If A chooses c and P (following s) chooses pure b, A’s expected utility is \(\frac{\gamma (1f)\beta (1+d)}{2}\). If A does not cheat and if P (following s and \(r>d\)) chooses pure b, A’s expected utility is \(\frac{\gamma (1f)}{2}[d+(1\alpha )(1+d)]\). Thus, A prefers c to \({\hat{c}}\) for \(\beta >\frac{d+(1\alpha )(1+d)}{1+d}\). If A cheats with certainty, P prefers to ban for each \(d \le r \le 1\) if \(\gamma f <w\).
Consider next \(d<\bar{r}<1\). A is indifferent between c and \({\hat{c}}\) for
which simplifies to
By (1), for \(\beta <\frac{(1\alpha )(1d^2)+d^2}{1+d}\), \(d<\bar{r}<1\).
Let A choose c with probability \(P_c\). Given alert s and rating \(r>d\), let P(cs) be belief of P that A cheats:
Following alert s, P is indifferent between b and \({\hat{b}}\) for the threshold rating r of A iff
and by (2), this is equivalent to
By (4), \(0<P_c<1\) for \(w>\gamma f \bar{r}\).
By substitution of (2) into (3) one can verify that for sufficient high w the left hand side of (3) decreases in \(\bar{r}\). For \(r<\bar{r}\) the platform does not ban; and for \(r>\bar{r}\), it bans, as is required by a threshold strategy. \(\square \)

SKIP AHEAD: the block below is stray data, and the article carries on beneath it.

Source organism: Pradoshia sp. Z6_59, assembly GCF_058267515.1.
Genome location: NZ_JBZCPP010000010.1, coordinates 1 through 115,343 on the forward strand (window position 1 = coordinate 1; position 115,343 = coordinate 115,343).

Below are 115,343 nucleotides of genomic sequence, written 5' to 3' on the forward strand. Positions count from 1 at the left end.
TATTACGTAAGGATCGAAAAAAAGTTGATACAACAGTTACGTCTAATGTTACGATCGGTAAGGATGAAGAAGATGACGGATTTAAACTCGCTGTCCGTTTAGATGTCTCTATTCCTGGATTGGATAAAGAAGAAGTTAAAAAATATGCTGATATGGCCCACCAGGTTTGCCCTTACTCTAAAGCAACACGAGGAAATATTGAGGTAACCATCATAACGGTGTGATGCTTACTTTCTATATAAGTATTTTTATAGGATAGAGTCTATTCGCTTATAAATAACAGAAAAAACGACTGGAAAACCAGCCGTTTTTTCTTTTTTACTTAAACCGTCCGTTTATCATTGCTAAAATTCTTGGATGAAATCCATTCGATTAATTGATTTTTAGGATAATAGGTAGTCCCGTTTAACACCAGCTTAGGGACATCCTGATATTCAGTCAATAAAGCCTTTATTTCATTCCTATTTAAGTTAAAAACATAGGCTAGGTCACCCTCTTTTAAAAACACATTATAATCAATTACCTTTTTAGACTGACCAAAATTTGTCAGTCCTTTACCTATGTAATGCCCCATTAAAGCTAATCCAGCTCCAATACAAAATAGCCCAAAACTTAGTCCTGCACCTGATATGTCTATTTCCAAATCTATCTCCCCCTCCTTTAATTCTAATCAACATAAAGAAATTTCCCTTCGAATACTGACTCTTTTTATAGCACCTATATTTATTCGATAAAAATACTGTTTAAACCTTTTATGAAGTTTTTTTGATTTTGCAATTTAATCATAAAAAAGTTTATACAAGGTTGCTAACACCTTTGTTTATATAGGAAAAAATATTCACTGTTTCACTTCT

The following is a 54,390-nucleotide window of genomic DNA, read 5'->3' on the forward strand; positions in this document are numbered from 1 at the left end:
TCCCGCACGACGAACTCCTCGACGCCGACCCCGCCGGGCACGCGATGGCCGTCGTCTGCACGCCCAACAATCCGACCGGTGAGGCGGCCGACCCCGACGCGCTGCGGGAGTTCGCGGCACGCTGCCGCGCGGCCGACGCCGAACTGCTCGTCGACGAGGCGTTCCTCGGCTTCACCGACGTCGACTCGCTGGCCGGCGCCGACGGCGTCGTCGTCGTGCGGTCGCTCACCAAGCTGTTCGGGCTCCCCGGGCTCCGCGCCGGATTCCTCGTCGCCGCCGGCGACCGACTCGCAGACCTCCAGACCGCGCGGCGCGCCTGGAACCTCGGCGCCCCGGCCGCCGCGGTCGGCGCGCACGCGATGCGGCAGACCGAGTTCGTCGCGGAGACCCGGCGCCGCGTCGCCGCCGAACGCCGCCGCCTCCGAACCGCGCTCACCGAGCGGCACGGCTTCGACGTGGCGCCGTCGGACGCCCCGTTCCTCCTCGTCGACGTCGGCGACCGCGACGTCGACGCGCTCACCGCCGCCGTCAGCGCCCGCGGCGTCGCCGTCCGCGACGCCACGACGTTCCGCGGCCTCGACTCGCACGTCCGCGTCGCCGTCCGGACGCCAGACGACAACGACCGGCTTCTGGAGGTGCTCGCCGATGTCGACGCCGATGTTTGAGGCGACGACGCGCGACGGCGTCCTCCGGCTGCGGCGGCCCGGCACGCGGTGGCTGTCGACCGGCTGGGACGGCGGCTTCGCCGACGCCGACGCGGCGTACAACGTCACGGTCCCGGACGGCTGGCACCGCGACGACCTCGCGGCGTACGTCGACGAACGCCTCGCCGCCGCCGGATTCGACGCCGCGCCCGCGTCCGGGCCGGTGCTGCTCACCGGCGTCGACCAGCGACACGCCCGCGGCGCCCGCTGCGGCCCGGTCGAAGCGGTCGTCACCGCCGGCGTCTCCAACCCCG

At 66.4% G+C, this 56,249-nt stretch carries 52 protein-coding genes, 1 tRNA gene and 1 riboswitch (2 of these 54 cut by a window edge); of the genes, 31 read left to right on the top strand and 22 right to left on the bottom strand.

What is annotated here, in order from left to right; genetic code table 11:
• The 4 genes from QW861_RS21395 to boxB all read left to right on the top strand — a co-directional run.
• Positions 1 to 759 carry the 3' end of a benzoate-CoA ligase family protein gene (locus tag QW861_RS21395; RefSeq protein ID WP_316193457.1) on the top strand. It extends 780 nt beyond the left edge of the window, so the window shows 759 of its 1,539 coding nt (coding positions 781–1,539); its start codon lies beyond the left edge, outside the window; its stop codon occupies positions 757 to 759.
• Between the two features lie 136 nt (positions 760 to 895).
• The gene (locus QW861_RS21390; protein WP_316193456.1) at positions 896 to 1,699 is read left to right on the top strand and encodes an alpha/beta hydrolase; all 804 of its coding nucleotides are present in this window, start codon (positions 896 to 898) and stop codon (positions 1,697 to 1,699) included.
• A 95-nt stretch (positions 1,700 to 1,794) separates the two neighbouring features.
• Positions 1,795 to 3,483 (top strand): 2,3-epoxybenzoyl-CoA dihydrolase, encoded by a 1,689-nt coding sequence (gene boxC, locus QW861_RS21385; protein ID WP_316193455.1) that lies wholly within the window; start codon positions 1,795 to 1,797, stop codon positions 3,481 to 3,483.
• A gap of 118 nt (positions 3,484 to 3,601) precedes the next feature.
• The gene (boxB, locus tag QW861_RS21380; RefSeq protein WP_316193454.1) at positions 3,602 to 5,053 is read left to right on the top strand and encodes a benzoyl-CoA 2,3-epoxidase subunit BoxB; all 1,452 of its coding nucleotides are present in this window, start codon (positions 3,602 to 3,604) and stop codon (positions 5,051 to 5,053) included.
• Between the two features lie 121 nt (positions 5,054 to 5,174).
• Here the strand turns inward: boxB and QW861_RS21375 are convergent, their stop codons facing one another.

Proof of Corollary 1
Since conditions of part 3 of proposition 1 hold, probabilities of cheating and the threshold of banning are given by (4) and (1), respectively. Results follow directly by (4) and (1). \(\square \)
Proposition 3

1.
If \(\frac{2w}{\gamma (1+d)}< f\), then in equilibrium the expected utility of P is \(\frac{\gamma f(1+d)}{2}w\).

2.
If \(\frac{2w}{\gamma (1+d)}> f\) and \(\beta >\frac{d+(1\alpha )(1+d)}{1+d}\), then in equilibrium the expected utility of P is \(\beta (\frac{\gamma f(1+d)}{2}w)\).

3.
If w are sufficiently high and \(\beta <\frac{(1\alpha )(1d^2)+d^2}{1+d}\), then in equilibrium the expected utility of P is
$$\begin{aligned}&(1P_c)[\frac{\gamma f}{2}[\bar{r}^2+(1\alpha )(1\bar{r}^2)]+v[\bar{r}+(1\alpha )(1\bar{r})]]\\&\qquad +\frac{P_c}{1d}[\frac{\gamma f}{2} [\bar{r}^2d^2+\beta (1\bar{r}^2)]w[\bar{r}d+\beta (1\bar{r})]], \end{aligned}$$
Proof
Directly from Proposition 1 and Fig. 1. \(\square \)
Proof of Proposition 2